Liberal Democrats respond to Kent & Medway's suicide rates.
Kent and Medway Liberal Democrats are responding to the NHS report which shows that Kent and Medway are one of eight communities singled out by the Government as "worst affected by suicide". The report found "that while suicide rates have fallen since 2014-2016, they remain above the national average".
We welcome the consultation on the 'Suicide and Self-harm Prevention Strategy 2021-25'. The consultation is being run by Transforming Health and Social Care in Kent and Medway, which is a partnership of NHS organisations in the area along with Kent County Council and Medway Council. The consultation on the Children and Young People Suicide and Self-harm Prevention Strategy 2021-25 is being run concurrently.
Alan Wells, spokesperson for Medway Liberal Democrats said, "It is extremely worrying that the suicide rate in Kent and Medway is above the national average. Every single one of these deaths is a tragedy that devastates families, friends and communities. The consultation and its findings will allow feedback on strategies which can help to reduce suicide and self-harm in Kent and Medway, among adults and young people.
"I know that suicide is not inevitable, and preventable and encouraging steps have been made to prevent suicide, but we need to look at suicide as a serious public health issue in our region. It's important that we do everything we can to help anyone in Kent and Medway struggling with suicidal thoughts and feels there is no other alternative."
The fact that 67 per cent of people who committed suicide were not known to secondary mental health services, shows that we still don't have a comprehensive, cross-departmental government work-plan that prioritises clear actions on how to reach people who die by suicide, who are not in touch with mental health services.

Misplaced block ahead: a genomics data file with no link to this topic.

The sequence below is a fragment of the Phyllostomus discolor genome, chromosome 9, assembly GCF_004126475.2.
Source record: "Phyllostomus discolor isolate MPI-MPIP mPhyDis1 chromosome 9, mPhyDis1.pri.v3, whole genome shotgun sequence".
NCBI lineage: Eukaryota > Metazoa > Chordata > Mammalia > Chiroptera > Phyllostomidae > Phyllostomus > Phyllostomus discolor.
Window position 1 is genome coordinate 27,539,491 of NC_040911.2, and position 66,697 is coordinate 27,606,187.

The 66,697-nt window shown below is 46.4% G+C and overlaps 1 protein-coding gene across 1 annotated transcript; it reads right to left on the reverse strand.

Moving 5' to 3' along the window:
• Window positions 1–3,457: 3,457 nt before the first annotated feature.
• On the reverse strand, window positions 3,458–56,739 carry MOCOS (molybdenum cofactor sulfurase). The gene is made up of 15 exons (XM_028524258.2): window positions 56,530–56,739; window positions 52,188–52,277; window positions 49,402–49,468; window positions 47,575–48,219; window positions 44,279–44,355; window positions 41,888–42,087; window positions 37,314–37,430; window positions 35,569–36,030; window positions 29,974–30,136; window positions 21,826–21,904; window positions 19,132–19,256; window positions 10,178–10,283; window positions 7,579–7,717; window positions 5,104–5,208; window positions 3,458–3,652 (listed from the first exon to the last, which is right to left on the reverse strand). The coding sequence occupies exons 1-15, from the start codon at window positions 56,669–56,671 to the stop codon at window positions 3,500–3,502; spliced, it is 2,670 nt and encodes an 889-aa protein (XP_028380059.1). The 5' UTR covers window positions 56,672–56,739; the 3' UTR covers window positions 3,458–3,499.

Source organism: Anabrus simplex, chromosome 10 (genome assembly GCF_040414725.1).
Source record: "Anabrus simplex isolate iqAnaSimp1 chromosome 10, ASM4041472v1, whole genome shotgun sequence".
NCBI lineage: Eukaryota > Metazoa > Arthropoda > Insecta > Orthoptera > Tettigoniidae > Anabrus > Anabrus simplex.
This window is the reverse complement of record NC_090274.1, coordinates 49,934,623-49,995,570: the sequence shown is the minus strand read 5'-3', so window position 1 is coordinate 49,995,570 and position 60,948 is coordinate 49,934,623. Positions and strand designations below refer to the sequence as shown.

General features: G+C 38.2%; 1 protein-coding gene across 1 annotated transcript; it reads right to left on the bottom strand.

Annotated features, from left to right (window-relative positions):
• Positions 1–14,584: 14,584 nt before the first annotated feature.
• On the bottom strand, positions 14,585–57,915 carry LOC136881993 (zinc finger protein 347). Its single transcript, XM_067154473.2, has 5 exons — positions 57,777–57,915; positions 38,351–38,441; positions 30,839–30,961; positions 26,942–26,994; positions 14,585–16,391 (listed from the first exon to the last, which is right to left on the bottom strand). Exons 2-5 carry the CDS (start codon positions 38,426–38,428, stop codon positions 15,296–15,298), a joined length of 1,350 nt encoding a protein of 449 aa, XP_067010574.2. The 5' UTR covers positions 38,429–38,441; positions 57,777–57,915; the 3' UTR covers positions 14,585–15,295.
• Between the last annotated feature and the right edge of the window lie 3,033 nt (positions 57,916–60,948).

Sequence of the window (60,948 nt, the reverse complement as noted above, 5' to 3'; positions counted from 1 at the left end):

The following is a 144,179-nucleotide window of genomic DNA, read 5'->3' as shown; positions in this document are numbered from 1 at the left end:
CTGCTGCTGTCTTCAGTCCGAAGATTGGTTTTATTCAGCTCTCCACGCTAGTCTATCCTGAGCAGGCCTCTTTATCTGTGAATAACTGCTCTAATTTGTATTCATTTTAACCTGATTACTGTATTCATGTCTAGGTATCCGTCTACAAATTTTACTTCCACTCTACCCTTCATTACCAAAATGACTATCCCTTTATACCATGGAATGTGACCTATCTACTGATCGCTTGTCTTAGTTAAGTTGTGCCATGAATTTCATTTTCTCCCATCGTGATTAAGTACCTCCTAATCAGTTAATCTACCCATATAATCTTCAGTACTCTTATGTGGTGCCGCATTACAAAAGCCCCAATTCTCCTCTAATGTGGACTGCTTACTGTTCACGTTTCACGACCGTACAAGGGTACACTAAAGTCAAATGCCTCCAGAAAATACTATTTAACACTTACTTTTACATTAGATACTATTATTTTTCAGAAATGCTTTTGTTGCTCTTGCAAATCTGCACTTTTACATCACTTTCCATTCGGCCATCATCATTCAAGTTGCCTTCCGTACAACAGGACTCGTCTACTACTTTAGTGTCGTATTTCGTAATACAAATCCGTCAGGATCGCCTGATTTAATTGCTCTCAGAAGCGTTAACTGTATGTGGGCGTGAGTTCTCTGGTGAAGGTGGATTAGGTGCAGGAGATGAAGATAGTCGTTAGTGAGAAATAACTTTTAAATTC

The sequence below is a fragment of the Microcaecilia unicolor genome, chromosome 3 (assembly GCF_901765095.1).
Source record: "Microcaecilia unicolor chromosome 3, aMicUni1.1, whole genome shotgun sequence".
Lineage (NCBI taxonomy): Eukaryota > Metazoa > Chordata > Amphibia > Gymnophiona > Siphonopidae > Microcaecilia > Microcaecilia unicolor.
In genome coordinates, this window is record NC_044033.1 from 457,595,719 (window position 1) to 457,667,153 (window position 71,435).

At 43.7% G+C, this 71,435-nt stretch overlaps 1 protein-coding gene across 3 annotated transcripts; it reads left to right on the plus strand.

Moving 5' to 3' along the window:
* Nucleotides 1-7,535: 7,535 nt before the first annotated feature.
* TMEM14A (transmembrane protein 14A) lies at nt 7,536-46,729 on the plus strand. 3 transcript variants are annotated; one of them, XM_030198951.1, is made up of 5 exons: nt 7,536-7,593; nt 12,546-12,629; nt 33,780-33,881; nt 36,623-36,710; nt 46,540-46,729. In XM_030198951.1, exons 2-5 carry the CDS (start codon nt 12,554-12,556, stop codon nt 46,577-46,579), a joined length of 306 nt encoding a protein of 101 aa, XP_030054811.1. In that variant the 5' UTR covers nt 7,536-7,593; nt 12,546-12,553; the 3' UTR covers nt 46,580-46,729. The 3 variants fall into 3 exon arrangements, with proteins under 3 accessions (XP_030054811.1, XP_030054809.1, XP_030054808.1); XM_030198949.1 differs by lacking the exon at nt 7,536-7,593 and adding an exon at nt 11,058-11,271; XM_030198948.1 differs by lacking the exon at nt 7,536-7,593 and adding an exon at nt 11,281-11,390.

Rob Bird, Leader of the Liberal Democrat Group at Kent County Council, added "Kent County Council is currently consulting on a new 'Kent and Medway Suicide and Self-harm Prevention Strategies 2021-2025'. Draft strategy papers have been published for both Adults and Children & Young Persons.
"Neither strategy paper recognises the impact of the lockdown and the pandemic on people's mental health. Nor do they address the inadequate provision of mental health support, particularly for children and young persons.
"We have recently learnt that 7% of children have attempted suicide by the age of 17 and almost one in four say they have self-harmed in the past year. (Click here for the Guardian report.) The numbers of children and young persons seeking mental health support have risen by 50% in the past 3 years. It is vital that we put in place the help they need now, before it is too late."
The Samaritans have stated that: "Self-harm must be prioritised by governments and plans should equip young people with effective, healthy coping mechanisms and promote help-seeking by reducing stigma around self-harm."
We know that the pandemic is impacting on lots of people's lives and exacerbating some known risk factors for suicide for some people who are already vulnerable. It is essential that these groups are given the support they need before people reach crisis point.
Suicide prevention must be a priority right now, so we can save lives.
Anyone can contact Samaritans FREE any time from any phone on 116 123, even a mobile without credit. This number won't show up on your phone bill. Or you can visit the Samaritans website.
For young persons in the UK information and support is available on the YoungMinds website. For urgent support, contact the YoungMinds Crisis Messenger by texting YM to 85258. YoungMinds' free helpline for parents is on 0808 802 5544 from 9.30am to 4pm, Monday to Friday.